Steven Gan and Premesh Chandran started the online news portal to give Malaysians an unvarnished view of what was happening in the country — the kind people were unable to get from the government-controlled mass media newspapers and TV stations at the time.
The little outlet is now one of Asia’s most influential news sites. But the journey has been perilous. In its two decades of operations, Malaysiakini has been raided by police numerous times, dragged to court and, most recently, faced the threat of seeing its founders incarcerated for their work.
Yet, it has also won numerous awards for its journalism and has a special place in the hearts of Malaysians the world over. More than 17 million people used the site to track the Malaysian election results on May 9 and a multitude more followed along on social media.
Anwar Ibrahim, on his release from prison on May 16, after obtaining a royal pardon, specifically thanked Malaysiakini for its work and its journalism.
I spoke to CEO Premesh Chandran to find out more about the Malaysiakini journey — and what comes after this remarkable chapter in its life.
What was the genesis of Malaysiakini?
Steven and I used to work at The Sun, and before that we were student activists. We always talked about how independent and free media propels a country forward, and we felt that independent media in Malaysia was the weak link.
After Anwar Ibrahim was arrested in September 1998, a lot of people approached us, suggesting we start up an underground newspaper. So then I said, “Look, the internet is coming in and the government has already promised not to censor the internet. I think an online thing would work.”
This was very early days — think dial up modems — and at the time most of the websites were just blogs.
In the 20 years you’ve been around, you’ve seen a lot of competition come and go. Yet, Malaysiakini has consistently been number one, and consistently the most trusted site in the country. Why is that?
We moved first and developed a large following very early on. And we were in multiple languages.
We really tried to run it professionally, and slowly, over time, we’ve been able to build up linkages and support across the political divide. After the 2008 elections [in which the opposition made unprecedented gains], we also reported very independently on the state governments run by the opposition.
I think we built up our brand very strongly over the years. And in 2002, we decided to go subscription. That was pivotal. At the time, advertising was clearly not working out. So we had a choice to either go subscription or basically close down.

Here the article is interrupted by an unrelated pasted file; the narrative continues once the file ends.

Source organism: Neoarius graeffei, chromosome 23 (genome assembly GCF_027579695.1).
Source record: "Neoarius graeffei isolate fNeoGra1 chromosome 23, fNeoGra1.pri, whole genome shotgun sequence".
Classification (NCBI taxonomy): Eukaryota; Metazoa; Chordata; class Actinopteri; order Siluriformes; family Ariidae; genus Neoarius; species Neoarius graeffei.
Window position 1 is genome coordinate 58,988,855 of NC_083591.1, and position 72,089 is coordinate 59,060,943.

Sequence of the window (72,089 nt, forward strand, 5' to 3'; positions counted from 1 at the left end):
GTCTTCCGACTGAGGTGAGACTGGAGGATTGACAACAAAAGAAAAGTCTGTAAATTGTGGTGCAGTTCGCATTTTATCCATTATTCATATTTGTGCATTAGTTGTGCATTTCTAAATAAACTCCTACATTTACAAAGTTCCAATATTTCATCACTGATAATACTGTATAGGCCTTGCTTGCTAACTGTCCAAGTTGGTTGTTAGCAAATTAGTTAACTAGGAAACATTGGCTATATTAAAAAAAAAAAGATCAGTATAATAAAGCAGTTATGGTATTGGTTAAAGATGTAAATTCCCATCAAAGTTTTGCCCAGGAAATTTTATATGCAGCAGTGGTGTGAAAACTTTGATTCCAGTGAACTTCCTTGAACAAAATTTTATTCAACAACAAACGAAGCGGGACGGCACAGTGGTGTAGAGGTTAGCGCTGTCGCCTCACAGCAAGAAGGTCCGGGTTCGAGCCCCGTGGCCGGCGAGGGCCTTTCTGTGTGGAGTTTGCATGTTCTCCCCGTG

Nobody thought it would work but we decided to try it anyway. The idea there was: Who really wants Malaysiakini to survive? We felt our readers were our strongest backers. They would be the ones saying, “Here, I will support you.”
It was a tough route – not many people were using credit cards in those days, there was no such thing as PayPal, no subscription systems around.
So how did you make it work?
We did things like create our own prepaid cards. In those days even prepaid cards were a rarity. And just a lot of marketing, getting the word out. A lot of people were paying in cash, paying in cheques, and we were just figuring things out as we went along.
I think not having a print product helped us because when you have a print newspaper, your focus is on that and online is a stepchild. So I think because we were only digital, that helped us focus only on digital and become really good at digital.
People talk a lot about the Malaysiakini commitment to good journalism, but the technology part of your business is very underrated. Tell us a little bit about that.
We’ve been investing in technology since 2001. Because we started very early, there were not a lot of systems we could buy. If we started today, it may not make much sense to build lots of our own technology — we could just get whatever is there.
But because there was nothing there back then, we had to build a lot of our technology ourselves. So we’ve invested in our CMS [content management system], subscription system, advertising — now we work with Google — we’ve got our own HR system, CRM [customer relationship management]. We’ve done everything ourselves.
You were also an early mover into video, having spun out KiniTV a few years ago. What was the thinking behind that?
We actually launched it in 2006 and it was first called Malaysiakini TV. At that time YouTube had just started, and the government promised broadband connections.
We felt video would be a way to really allow more people to connect. But the first three to four years were very disappointing. Broadband took a really long time to come in, people couldn’t really watch without buffering, and the cost of equipment was high.
It was only much later, around 2012 and 2013 when mobile phones became much cheaper and bandwidth costs came down, that you could see a huge jump in people watching video online.
I think we were a bit too early on that and because of that we were not able to generate much revenue so we kept it small — only about three to five people. But some of the videos we did were very important. We broadcast a series of three to four public rallies in 2007 and 2008. A lot of those videos got pirated on to CDs and distributed. It was great marketing for us.